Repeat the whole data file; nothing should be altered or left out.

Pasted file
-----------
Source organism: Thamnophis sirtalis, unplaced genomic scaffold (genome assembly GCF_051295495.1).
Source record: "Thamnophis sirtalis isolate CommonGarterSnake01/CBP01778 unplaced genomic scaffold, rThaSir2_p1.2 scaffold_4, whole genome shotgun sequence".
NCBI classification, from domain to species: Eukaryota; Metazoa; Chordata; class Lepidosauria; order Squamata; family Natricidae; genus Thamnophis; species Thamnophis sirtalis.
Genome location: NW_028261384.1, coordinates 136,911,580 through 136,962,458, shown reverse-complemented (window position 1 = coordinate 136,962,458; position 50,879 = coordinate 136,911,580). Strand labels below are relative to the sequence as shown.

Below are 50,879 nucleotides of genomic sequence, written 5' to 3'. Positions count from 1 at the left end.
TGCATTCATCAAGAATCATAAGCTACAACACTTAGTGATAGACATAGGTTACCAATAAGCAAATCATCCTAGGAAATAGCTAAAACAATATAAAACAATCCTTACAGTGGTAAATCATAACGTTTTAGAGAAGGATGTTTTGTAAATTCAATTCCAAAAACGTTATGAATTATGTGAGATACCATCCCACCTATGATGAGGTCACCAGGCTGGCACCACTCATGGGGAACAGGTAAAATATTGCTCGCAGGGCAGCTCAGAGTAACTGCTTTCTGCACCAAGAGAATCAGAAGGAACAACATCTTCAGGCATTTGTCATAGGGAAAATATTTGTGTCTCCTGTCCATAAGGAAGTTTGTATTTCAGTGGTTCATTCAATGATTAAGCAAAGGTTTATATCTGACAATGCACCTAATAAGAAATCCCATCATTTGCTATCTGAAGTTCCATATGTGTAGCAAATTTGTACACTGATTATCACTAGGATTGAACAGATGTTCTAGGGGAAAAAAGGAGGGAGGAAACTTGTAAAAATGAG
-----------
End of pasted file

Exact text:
Source organism: Thamnophis sirtalis, unplaced genomic scaffold (genome assembly GCF_051295495.1).
Source record: "Thamnophis sirtalis isolate CommonGarterSnake01/CBP01778 unplaced genomic scaffold, rThaSir2_p1.2 scaffold_4, whole genome shotgun sequence".
NCBI classification, from domain to species: Eukaryota; Metazoa; Chordata; class Lepidosauria; order Squamata; family Natricidae; genus Thamnophis; species Thamnophis sirtalis.
Genome location: NW_028261384.1, coordinates 136,911,580 through 136,962,458, shown reverse-complemented (window position 1 = coordinate 136,962,458; position 50,879 = coordinate 136,911,580). Strand labels below are relative to the sequence as shown.

Below are 50,879 nucleotides of genomic sequence, written 5' to 3'. Positions count from 1 at the left end.
TGCATTCATCAAGAATCATAAGCTACAACACTTAGTGATAGACATAGGTTACCAATAAGCAAATCATCCTAGGAAATAGCTAAAACAATATAAAACAATCCTTACAGTGGTAAATCATAACGTTTTAGAGAAGGATGTTTTGTAAATTCAATTCCAAAAACGTTATGAATTATGTGAGATACCATCCCACCTATGATGAGGTCACCAGGCTGGCACCACTCATGGGGAACAGGTAAAATATTGCTCGCAGGGCAGCTCAGAGTAACTGCTTTCTGCACCAAGAGAATCAGAAGGAACAACATCTTCAGGCATTTGTCATAGGGAAAATATTTGTGTCTCCTGTCCATAAGGAAGTTTGTATTTCAGTGGTTCATTCAATGATTAAGCAAAGGTTTATATCTGACAATGCACCTAATAAGAAATCCCATCATTTGCTATCTGAAGTTCCATATGTGTAGCAAATTTGTACACTGATTATCACTAGGATTGAACAGATGTTCTAGGGGAAAAAAGGAGGGAGGAAACTTGTAAAAATGAG